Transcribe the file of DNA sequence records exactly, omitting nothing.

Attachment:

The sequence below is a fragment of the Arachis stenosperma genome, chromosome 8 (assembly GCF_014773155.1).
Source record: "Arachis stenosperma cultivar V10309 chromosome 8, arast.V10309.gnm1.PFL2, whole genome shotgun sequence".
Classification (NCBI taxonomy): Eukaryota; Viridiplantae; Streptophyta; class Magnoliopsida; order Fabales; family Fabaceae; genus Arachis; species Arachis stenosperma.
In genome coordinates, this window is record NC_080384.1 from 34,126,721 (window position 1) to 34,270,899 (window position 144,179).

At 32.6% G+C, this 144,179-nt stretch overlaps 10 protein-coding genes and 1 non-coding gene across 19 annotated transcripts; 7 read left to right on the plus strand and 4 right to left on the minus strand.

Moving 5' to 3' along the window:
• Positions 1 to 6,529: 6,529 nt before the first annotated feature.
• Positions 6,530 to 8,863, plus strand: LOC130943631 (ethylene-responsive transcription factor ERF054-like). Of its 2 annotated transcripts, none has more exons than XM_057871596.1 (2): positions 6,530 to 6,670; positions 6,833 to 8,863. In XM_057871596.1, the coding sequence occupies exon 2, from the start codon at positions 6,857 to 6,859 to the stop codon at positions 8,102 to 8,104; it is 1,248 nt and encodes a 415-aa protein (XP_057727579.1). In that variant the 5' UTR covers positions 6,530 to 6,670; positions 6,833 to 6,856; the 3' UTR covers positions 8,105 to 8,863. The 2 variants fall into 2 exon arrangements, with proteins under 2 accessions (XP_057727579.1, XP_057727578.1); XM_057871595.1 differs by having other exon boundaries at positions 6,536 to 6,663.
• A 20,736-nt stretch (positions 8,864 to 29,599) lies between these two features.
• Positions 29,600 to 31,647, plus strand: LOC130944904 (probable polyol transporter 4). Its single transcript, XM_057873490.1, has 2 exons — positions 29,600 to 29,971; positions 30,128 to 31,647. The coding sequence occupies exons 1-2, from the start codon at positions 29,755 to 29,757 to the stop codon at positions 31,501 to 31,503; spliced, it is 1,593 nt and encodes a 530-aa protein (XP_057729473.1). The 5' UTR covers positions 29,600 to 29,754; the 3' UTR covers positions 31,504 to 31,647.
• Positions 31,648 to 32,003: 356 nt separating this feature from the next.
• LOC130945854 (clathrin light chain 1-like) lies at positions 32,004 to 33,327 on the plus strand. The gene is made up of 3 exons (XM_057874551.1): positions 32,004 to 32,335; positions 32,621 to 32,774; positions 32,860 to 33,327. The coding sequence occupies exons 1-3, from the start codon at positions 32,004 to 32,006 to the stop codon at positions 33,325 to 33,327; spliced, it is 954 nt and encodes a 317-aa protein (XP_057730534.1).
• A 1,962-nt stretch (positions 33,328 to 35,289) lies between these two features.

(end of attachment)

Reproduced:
The sequence below is a fragment of the Arachis stenosperma genome, chromosome 8 (assembly GCF_014773155.1).
Source record: "Arachis stenosperma cultivar V10309 chromosome 8, arast.V10309.gnm1.PFL2, whole genome shotgun sequence".
Classification (NCBI taxonomy): Eukaryota; Viridiplantae; Streptophyta; class Magnoliopsida; order Fabales; family Fabaceae; genus Arachis; species Arachis stenosperma.
In genome coordinates, this window is record NC_080384.1 from 34,126,721 (window position 1) to 34,270,899 (window position 144,179).

At 32.6% G+C, this 144,179-nt stretch overlaps 10 protein-coding genes and 1 non-coding gene across 19 annotated transcripts; 7 read left to right on the plus strand and 4 right to left on the minus strand.

Moving 5' to 3' along the window:
• Positions 1 to 6,529: 6,529 nt before the first annotated feature.
• Positions 6,530 to 8,863, plus strand: LOC130943631 (ethylene-responsive transcription factor ERF054-like). Of its 2 annotated transcripts, none has more exons than XM_057871596.1 (2): positions 6,530 to 6,670; positions 6,833 to 8,863. In XM_057871596.1, the coding sequence occupies exon 2, from the start codon at positions 6,857 to 6,859 to the stop codon at positions 8,102 to 8,104; it is 1,248 nt and encodes a 415-aa protein (XP_057727579.1). In that variant the 5' UTR covers positions 6,530 to 6,670; positions 6,833 to 6,856; the 3' UTR covers positions 8,105 to 8,863. The 2 variants fall into 2 exon arrangements, with proteins under 2 accessions (XP_057727579.1, XP_057727578.1); XM_057871595.1 differs by having other exon boundaries at positions 6,536 to 6,663.
• A 20,736-nt stretch (positions 8,864 to 29,599) lies between these two features.
• Positions 29,600 to 31,647, plus strand: LOC130944904 (probable polyol transporter 4). Its single transcript, XM_057873490.1, has 2 exons — positions 29,600 to 29,971; positions 30,128 to 31,647. The coding sequence occupies exons 1-2, from the start codon at positions 29,755 to 29,757 to the stop codon at positions 31,501 to 31,503; spliced, it is 1,593 nt and encodes a 530-aa protein (XP_057729473.1). The 5' UTR covers positions 29,600 to 29,754; the 3' UTR covers positions 31,504 to 31,647.
• Positions 31,648 to 32,003: 356 nt separating this feature from the next.
• LOC130945854 (clathrin light chain 1-like) lies at positions 32,004 to 33,327 on the plus strand. The gene is made up of 3 exons (XM_057874551.1): positions 32,004 to 32,335; positions 32,621 to 32,774; positions 32,860 to 33,327. The coding sequence occupies exons 1-3, from the start codon at positions 32,004 to 32,006 to the stop codon at positions 33,325 to 33,327; spliced, it is 954 nt and encodes a 317-aa protein (XP_057730534.1).
• A 1,962-nt stretch (positions 33,328 to 35,289) lies between these two features.